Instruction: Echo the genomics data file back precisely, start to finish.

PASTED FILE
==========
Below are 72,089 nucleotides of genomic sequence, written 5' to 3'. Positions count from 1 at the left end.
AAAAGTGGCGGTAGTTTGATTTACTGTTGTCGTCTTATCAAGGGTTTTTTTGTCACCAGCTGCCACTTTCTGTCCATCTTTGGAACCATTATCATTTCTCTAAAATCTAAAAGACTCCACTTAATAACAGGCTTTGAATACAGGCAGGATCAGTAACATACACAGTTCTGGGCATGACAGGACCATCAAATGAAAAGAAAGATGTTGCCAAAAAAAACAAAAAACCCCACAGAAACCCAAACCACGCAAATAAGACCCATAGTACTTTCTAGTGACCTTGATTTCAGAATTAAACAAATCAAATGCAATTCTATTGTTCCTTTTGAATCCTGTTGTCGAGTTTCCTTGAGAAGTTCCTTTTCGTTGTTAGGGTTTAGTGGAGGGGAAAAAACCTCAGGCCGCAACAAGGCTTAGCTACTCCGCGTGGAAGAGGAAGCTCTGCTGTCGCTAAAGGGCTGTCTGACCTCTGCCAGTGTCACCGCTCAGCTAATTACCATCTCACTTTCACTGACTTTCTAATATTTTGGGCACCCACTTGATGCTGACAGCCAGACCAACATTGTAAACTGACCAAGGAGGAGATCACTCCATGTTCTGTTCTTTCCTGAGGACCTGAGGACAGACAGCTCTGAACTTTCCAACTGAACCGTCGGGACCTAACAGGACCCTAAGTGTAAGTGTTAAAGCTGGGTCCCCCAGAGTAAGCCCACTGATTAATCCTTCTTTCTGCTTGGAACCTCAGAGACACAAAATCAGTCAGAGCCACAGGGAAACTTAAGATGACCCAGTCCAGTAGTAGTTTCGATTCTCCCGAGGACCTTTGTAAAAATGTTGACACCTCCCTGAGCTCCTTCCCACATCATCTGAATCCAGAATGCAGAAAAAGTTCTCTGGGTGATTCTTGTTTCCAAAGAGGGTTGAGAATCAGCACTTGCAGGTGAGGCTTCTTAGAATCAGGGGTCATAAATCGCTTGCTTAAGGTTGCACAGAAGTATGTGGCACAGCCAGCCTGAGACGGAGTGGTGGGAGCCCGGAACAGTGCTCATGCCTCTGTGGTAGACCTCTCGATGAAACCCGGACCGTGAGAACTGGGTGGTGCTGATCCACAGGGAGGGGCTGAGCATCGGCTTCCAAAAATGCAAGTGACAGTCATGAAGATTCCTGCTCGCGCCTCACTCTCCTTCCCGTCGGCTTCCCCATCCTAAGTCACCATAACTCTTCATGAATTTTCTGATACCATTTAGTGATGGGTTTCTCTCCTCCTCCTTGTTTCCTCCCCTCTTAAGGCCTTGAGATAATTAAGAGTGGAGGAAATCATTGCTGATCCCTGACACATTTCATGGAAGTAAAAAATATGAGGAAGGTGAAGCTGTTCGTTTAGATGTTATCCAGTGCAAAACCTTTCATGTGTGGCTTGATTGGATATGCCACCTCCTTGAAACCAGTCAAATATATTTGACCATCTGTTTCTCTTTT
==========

Below are 72,089 nucleotides of genomic sequence, written 5' to 3'. Positions count from 1 at the left end.
AAAAGTGGCGGTAGTTTGATTTACTGTTGTCGTCTTATCAAGGGTTTTTTTGTCACCAGCTGCCACTTTCTGTCCATCTTTGGAACCATTATCATTTCTCTAAAATCTAAAAGACTCCACTTAATAACAGGCTTTGAATACAGGCAGGATCAGTAACATACACAGTTCTGGGCATGACAGGACCATCAAATGAAAAGAAAGATGTTGCCAAAAAAAACAAAAAACCCCACAGAAACCCAAACCACGCAAATAAGACCCATAGTACTTTCTAGTGACCTTGATTTCAGAATTAAACAAATCAAATGCAATTCTATTGTTCCTTTTGAATCCTGTTGTCGAGTTTCCTTGAGAAGTTCCTTTTCGTTGTTAGGGTTTAGTGGAGGGGAAAAAACCTCAGGCCGCAACAAGGCTTAGCTACTCCGCGTGGAAGAGGAAGCTCTGCTGTCGCTAAAGGGCTGTCTGACCTCTGCCAGTGTCACCGCTCAGCTAATTACCATCTCACTTTCACTGACTTTCTAATATTTTGGGCACCCACTTGATGCTGACAGCCAGACCAACATTGTAAACTGACCAAGGAGGAGATCACTCCATGTTCTGTTCTTTCCTGAGGACCTGAGGACAGACAGCTCTGAACTTTCCAACTGAACCGTCGGGACCTAACAGGACCCTAAGTGTAAGTGTTAAAGCTGGGTCCCCCAGAGTAAGCCCACTGATTAATCCTTCTTTCTGCTTGGAACCTCAGAGACACAAAATCAGTCAGAGCCACAGGGAAACTTAAGATGACCCAGTCCAGTAGTAGTTTCGATTCTCCCGAGGACCTTTGTAAAAATGTTGACACCTCCCTGAGCTCCTTCCCACATCATCTGAATCCAGAATGCAGAAAAAGTTCTCTGGGTGATTCTTGTTTCCAAAGAGGGTTGAGAATCAGCACTTGCAGGTGAGGCTTCTTAGAATCAGGGGTCATAAATCGCTTGCTTAAGGTTGCACAGAAGTATGTGGCACAGCCAGCCTGAGACGGAGTGGTGGGAGCCCGGAACAGTGCTCATGCCTCTGTGGTAGACCTCTCGATGAAACCCGGACCGTGAGAACTGGGTGGTGCTGATCCACAGGGAGGGGCTGAGCATCGGCTTCCAAAAATGCAAGTGACAGTCATGAAGATTCCTGCTCGCGCCTCACTCTCCTTCCCGTCGGCTTCCCCATCCTAAGTCACCATAACTCTTCATGAATTTTCTGATACCATTTAGTGATGGGTTTCTCTCCTCCTCCTTGTTTCCTCCCCTCTTAAGGCCTTGAGATAATTAAGAGTGGAGGAAATCATTGCTGATCCCTGACACATTTCATGGAAGTAAAAAATATGAGGAAGGTGAAGCTGTTCGTTTAGATGTTATCCAGTGCAAAACCTTTCATGTGTGGCTTGATTGGATATGCCACCTCCTTGAAACCAGTCAAATATATTTGACCATCTGTTTCTCTTTT